The statue of Euro outside the European Parliament in Brussels, Belgium

This is my first “digital diary” on being a student leader after the initiation of the EU-funded citizenship project Message to Europeans 3.0 in Warsaw. Enjoy!

Money talks.

During the EU Monetary Policies class last week, we had pitches and voting about our opinions on further centralization and efficiency of the economic governance by the EU, namely the establishment of a EU-wide corporate taxation, EU tax system, fiscal transfer system, doubling EU budget, membership of European Monetary Union, Banking Union, Asset Purchase Programme, Eurobonds, the establishment of Eurozone institutions and independent Fiscal Board.

Given that the majority of our classmates are Estonians, the class overwhelmingly voted for further centralization of monetary policies of the EU in order to create income equality through redistributing the capital among the EU countries. On the other hand, the class was split regarding the establishment of an efficient system for economic governance.

It often comes to the point of frustration when European youths talk about European politics from an institutionalized point of view since the functioning of the European Union as a whole is far too complex for ordinary citizens who are not well-informed about what really happens inside the European institutions in Brussels. Yet, the mandatory presentations in the class somehow reflected the opinions of a particular group of Estonian students who attended the class. Thus, this article aims at describing Estonian students’ attitudes towards further economic integration among the EU countries in terms of federalization, sovereignty, and democratic accountability.

There was a general consensus that by setting up a EU-wide system on corporate taxation, the fairness of competition among EU countries will be ensured due to harmonization of corporate tax system. Business companies will not invest in EU countries with lower corporate tax because of the standardization. The shortcoming will be, though, that national governments will have less control over business activities since the competence will be given to the EU institutions and less developed economies with the EU won’t be able to catch up with the advanced economies in other EU countries since they will lose the advantage of low corporate tax in order to attract business activities in respective countries. The same logic goes with the establishment of a EU tax system.

During the pitches, there were several presenters pinpointing the loss of sovereignty if all EU countries will eventually become part of the European Monetary Union (EMU) and Banking Union. It’s a hasty generalization to state that a country’s sovereignty will be lost if it joins the EMU which gives competence to the EU to administrate monetary policies and Banking Union which regulates European Banks. Currently, while Denmark and the UK have the opt-out from joining the EMU, all the EU countries have to join the Eurozone and EMU once they have fulfilled the Maastricht convergence criteria enshrined in the EU Treaties. For the membership of the Banking Union, 19 EU members from the Eurozone countries along with 5 non-Euro area countries are part of the Banking Union, meaning that there are only 3 EU member states which don’t belong to the Banking Union. The argument of “sovereignty” is a mere misconception which isn’t applicable to the current situation of the economic integration among EU countries.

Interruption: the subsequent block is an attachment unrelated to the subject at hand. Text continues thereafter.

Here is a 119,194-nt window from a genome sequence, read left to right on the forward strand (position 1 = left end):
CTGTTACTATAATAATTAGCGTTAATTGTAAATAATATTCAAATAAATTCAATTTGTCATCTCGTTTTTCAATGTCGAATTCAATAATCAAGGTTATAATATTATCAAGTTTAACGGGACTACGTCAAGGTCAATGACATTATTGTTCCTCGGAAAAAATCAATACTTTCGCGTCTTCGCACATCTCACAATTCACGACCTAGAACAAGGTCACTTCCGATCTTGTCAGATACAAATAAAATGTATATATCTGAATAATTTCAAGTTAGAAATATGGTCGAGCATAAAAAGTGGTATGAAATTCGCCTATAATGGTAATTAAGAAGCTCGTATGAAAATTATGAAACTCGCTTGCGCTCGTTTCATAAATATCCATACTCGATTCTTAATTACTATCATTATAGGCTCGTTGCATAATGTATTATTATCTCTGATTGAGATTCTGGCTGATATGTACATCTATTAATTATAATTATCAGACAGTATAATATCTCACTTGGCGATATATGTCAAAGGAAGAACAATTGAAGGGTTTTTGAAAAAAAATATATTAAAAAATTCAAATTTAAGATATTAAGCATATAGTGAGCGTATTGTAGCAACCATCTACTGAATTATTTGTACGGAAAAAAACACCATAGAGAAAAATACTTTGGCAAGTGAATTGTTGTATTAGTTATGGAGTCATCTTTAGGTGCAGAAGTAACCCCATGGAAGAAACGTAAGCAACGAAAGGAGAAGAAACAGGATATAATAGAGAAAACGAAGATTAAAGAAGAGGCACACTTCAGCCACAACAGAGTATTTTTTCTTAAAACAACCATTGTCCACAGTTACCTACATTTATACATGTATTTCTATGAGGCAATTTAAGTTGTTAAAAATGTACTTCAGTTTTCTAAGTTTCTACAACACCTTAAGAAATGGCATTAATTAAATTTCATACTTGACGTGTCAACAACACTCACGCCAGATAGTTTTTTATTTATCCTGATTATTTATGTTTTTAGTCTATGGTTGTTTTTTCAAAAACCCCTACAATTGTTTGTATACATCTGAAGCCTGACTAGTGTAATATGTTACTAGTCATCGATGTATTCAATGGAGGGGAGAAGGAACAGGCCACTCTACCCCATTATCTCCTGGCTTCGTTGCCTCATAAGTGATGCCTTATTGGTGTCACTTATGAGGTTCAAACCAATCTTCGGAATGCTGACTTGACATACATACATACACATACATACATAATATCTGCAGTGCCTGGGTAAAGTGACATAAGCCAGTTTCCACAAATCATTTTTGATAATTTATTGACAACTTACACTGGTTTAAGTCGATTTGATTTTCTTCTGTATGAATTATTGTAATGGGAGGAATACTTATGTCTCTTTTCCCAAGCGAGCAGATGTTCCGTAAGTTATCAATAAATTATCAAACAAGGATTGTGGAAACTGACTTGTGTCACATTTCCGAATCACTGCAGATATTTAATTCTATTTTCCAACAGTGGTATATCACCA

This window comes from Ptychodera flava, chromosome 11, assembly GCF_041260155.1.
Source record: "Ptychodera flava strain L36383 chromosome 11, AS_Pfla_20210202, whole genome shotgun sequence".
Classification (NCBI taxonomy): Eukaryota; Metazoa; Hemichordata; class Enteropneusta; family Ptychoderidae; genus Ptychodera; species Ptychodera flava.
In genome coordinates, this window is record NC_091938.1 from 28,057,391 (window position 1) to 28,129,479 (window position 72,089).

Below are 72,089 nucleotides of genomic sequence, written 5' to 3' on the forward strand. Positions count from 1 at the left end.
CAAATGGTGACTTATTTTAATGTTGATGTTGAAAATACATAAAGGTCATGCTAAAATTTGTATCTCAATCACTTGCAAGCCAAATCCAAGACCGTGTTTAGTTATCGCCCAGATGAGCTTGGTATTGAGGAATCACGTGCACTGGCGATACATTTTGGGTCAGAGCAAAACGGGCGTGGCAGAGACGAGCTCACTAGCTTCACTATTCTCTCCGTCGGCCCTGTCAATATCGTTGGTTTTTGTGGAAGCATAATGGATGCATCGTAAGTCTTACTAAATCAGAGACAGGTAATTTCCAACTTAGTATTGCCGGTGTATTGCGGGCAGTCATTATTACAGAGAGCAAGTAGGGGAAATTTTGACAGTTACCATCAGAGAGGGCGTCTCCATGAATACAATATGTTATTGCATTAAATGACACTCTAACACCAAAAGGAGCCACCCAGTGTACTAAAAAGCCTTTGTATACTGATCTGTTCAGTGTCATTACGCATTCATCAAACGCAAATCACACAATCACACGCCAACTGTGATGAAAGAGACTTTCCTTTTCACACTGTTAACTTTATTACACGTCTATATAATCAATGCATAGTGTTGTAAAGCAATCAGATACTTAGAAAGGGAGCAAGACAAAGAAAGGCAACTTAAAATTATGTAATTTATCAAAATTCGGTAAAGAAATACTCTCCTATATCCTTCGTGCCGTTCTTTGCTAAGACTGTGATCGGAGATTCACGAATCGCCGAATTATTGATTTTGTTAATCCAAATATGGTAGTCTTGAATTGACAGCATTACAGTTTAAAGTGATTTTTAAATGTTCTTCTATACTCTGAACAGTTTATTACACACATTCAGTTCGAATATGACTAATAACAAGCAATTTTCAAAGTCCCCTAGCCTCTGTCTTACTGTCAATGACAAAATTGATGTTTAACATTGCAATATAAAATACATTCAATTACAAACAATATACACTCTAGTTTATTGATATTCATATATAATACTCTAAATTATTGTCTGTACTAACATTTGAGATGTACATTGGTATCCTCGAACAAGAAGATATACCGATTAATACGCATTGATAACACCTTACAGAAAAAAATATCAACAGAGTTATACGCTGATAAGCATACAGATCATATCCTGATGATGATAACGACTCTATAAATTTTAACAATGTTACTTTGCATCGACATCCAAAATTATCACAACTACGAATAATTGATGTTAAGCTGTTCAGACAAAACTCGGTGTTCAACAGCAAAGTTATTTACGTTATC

Democratic accountability
It comes to a paradoxical situation which criticisms are surrounding the EU regarding democratic deficit in European economic governance but more than half of the class didn’t agree to set up a separate “Eurozone parliament” which can establish check-and-balance with the Eurogroup leaders who decide public spending cuts in particular EU members whose financial situations are at stake. The paradox is, though, if there is such EU institution within the Eurozone, the European citizens’ concerns will be brought to the Eurozone parliament which affects the unpopular decisions such as austerity measures; on the other hand, it could further confuse the European citizens who don’t understand the organizational structure of the EU, thereby undermining the legitimacy of the decision-making process.

To sum up, it’s never an easy job for us to promote the understanding economic policies of the EU since there are times when populist politicians misinform the public and point fingers at the EU when it comes to economic downturn, so that they can archive personal goals such as getting more seats in the local parliament with more votes from the public. For far too often, we’d forget about the fine balance between simplifying how the EU works exactly and detailing the operations of this European project because of the degree of technocracy which creates a distance between the European citizens and the Eurocrats in Brussels.